I'm not the only one that's used "The first hit of heroin is always free," to describe Microsoft's decision to freely distribute the .NET runtime and SDK. Obviously I stole that quote from Scott McNealy of Sun.

But I'm beginning to wonder if this first hit isn't enough (as in, "we don't need more dope".). Until VB.NET, pretty much all your VB code, version one through six, would work in any version higher than the one you originally used. It was backwards compatibilty at its most extreme.

Additionally, even moreso than Apple with OS X (that bent over backwards including the "Classic" compatibility layer), Windows versions have always gone out of their way to keep that old app working. I can still run some of my favorite DOS apps on Windows 2000 (admittedly two games), and there's nothing stopping most, say, VB 4.0 apps from running on Windows XP.

I can't imagine Microsoft is going to break compatiblity with .NET 1.0 with a future release of the runtime.* I have to think anything that comes out of the .NET 1.0 SDK is going to work for years to come. .NET 2.0 might have a ton of bugfixes and 2.0 might very well cost some cash, but the cat's out of the bag. The price of entry into .NET programming is the price of Windows XP, and it's not getting any higher anytime soon.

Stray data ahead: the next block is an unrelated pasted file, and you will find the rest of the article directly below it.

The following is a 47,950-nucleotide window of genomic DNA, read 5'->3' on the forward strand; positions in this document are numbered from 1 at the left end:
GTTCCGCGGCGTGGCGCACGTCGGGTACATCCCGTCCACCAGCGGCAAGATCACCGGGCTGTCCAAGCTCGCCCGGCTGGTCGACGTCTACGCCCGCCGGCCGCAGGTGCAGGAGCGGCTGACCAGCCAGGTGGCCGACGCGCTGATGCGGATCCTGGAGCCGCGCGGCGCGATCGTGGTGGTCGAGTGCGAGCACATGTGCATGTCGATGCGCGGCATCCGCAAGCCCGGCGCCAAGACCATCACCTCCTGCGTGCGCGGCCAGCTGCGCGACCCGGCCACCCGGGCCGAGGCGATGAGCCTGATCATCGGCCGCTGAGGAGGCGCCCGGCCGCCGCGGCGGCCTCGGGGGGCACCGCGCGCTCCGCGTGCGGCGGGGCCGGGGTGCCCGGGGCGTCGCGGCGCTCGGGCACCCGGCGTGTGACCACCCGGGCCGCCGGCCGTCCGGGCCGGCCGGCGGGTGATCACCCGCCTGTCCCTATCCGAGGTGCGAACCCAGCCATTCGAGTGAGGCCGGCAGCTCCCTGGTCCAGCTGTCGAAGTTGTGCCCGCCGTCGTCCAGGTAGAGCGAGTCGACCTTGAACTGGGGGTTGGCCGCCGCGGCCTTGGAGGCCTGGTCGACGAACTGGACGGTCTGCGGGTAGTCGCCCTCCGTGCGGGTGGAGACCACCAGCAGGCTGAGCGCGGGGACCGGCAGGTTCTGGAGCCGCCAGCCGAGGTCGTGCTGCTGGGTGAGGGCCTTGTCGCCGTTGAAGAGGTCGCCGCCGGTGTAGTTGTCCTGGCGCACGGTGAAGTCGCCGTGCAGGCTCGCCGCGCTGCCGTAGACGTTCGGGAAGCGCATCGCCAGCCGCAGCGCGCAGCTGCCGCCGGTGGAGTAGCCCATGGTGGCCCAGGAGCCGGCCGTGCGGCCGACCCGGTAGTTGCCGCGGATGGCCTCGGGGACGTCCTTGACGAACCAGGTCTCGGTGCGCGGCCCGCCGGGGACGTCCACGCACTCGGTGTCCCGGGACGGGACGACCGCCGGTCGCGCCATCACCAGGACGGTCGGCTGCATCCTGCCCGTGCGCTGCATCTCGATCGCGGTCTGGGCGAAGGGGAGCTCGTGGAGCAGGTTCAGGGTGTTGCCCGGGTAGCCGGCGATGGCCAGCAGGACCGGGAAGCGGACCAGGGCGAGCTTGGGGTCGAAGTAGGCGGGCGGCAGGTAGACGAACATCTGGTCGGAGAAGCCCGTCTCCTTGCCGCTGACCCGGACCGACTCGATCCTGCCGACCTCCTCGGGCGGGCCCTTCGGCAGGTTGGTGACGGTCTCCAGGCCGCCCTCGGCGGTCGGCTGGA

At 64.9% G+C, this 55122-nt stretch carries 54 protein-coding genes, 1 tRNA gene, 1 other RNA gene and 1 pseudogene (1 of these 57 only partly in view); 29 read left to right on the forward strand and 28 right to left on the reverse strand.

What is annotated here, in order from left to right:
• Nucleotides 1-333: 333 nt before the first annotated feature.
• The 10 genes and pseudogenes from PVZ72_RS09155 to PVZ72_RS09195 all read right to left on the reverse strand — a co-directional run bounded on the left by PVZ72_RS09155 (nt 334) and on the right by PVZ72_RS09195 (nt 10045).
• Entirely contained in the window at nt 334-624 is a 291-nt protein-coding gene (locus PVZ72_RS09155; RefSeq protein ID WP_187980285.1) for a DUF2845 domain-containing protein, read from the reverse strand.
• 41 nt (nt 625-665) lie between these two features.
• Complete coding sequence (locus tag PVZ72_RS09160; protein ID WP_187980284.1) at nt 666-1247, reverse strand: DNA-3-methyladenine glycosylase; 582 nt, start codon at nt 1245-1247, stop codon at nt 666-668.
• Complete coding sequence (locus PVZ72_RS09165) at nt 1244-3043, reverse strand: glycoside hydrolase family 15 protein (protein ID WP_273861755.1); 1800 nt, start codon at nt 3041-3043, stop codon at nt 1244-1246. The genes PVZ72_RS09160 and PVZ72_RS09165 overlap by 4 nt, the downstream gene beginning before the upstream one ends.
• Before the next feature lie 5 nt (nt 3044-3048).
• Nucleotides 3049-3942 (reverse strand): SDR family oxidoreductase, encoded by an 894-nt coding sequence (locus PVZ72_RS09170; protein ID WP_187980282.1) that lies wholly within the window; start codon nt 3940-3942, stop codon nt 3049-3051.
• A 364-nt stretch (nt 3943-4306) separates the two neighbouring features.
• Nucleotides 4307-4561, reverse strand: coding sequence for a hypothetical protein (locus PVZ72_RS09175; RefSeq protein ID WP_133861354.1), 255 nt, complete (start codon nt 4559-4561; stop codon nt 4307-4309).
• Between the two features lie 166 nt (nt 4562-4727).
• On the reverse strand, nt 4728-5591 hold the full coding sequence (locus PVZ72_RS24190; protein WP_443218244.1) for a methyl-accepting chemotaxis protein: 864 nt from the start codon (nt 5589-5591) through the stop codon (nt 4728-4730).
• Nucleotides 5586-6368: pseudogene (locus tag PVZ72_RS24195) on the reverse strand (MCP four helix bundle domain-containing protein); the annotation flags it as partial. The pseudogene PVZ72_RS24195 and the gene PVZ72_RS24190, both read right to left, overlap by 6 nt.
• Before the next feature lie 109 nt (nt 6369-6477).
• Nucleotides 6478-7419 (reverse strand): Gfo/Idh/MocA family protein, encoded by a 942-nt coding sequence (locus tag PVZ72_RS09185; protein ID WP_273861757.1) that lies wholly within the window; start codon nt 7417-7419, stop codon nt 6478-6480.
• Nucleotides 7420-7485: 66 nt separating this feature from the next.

With IDEs like SharpDevelop for C# (of course the site's down right now) and now the ASP.NET Web Matrix from Microsoft as a free, floppy-sized download for ASP.NET (VB.NET or C#), there's no reason anyone who has paid their entrance fee to Windows not to start learning some .NET.

* Quite naturally, I could be wrong. Just doesn't seem like they would.